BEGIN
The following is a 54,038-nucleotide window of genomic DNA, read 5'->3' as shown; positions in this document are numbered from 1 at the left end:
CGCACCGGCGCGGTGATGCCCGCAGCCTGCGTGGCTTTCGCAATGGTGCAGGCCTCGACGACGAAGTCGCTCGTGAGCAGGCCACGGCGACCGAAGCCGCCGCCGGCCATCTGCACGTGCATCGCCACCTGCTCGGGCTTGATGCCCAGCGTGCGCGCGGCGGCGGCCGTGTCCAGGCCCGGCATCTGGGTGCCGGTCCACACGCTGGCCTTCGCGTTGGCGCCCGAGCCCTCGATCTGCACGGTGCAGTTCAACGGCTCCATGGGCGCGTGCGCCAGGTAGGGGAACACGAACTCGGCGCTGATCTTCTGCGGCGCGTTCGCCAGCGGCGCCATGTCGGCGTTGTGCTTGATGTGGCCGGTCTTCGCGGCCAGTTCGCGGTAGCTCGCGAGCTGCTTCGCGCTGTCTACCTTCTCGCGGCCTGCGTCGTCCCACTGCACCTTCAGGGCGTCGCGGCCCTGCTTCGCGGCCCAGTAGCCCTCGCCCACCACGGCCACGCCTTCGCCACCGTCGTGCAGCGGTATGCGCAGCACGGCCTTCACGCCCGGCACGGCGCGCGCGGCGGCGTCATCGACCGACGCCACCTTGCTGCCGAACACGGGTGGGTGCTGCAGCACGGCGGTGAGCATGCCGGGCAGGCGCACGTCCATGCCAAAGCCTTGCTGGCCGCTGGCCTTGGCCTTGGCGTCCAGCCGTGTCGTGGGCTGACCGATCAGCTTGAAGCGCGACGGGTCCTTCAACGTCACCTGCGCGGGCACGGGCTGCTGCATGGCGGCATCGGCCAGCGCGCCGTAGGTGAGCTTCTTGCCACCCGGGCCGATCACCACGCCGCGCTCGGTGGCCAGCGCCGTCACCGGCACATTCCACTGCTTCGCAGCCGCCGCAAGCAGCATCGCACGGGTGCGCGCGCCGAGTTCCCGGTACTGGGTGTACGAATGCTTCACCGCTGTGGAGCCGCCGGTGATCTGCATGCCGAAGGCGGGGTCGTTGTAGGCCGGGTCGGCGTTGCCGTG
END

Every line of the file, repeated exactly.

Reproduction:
The following is a 54,038-nucleotide window of genomic DNA, read 5'->3' as shown; positions in this document are numbered from 1 at the left end:
CGCACCGGCGCGGTGATGCCCGCAGCCTGCGTGGCTTTCGCAATGGTGCAGGCCTCGACGACGAAGTCGCTCGTGAGCAGGCCACGGCGACCGAAGCCGCCGCCGGCCATCTGCACGTGCATCGCCACCTGCTCGGGCTTGATGCCCAGCGTGCGCGCGGCGGCGGCCGTGTCCAGGCCCGGCATCTGGGTGCCGGTCCACACGCTGGCCTTCGCGTTGGCGCCCGAGCCCTCGATCTGCACGGTGCAGTTCAACGGCTCCATGGGCGCGTGCGCCAGGTAGGGGAACACGAACTCGGCGCTGATCTTCTGCGGCGCGTTCGCCAGCGGCGCCATGTCGGCGTTGTGCTTGATGTGGCCGGTCTTCGCGGCCAGTTCGCGGTAGCTCGCGAGCTGCTTCGCGCTGTCTACCTTCTCGCGGCCTGCGTCGTCCCACTGCACCTTCAGGGCGTCGCGGCCCTGCTTCGCGGCCCAGTAGCCCTCGCCCACCACGGCCACGCCTTCGCCACCGTCGTGCAGCGGTATGCGCAGCACGGCCTTCACGCCCGGCACGGCGCGCGCGGCGGCGTCATCGACCGACGCCACCTTGCTGCCGAACACGGGTGGGTGCTGCAGCACGGCGGTGAGCATGCCGGGCAGGCGCACGTCCATGCCAAAGCCTTGCTGGCCGCTGGCCTTGGCCTTGGCGTCCAGCCGTGTCGTGGGCTGACCGATCAGCTTGAAGCGCGACGGGTCCTTCAACGTCACCTGCGCGGGCACGGGCTGCTGCATGGCGGCATCGGCCAGCGCGCCGTAGGTGAGCTTCTTGCCACCCGGGCCGATCACCACGCCGCGCTCGGTGGCCAGCGCCGTCACCGGCACATTCCACTGCTTCGCAGCCGCCGCAAGCAGCATCGCACGGGTGCGCGCGCCGAGTTCCCGGTACTGGGTGTACGAATGCTTCACCGCTGTGGAGCCGCCGGTGATCTGCATGCCGAAGGCGGGGTCGTTGTAGGCCGGGTCGGCGTTGCCGTG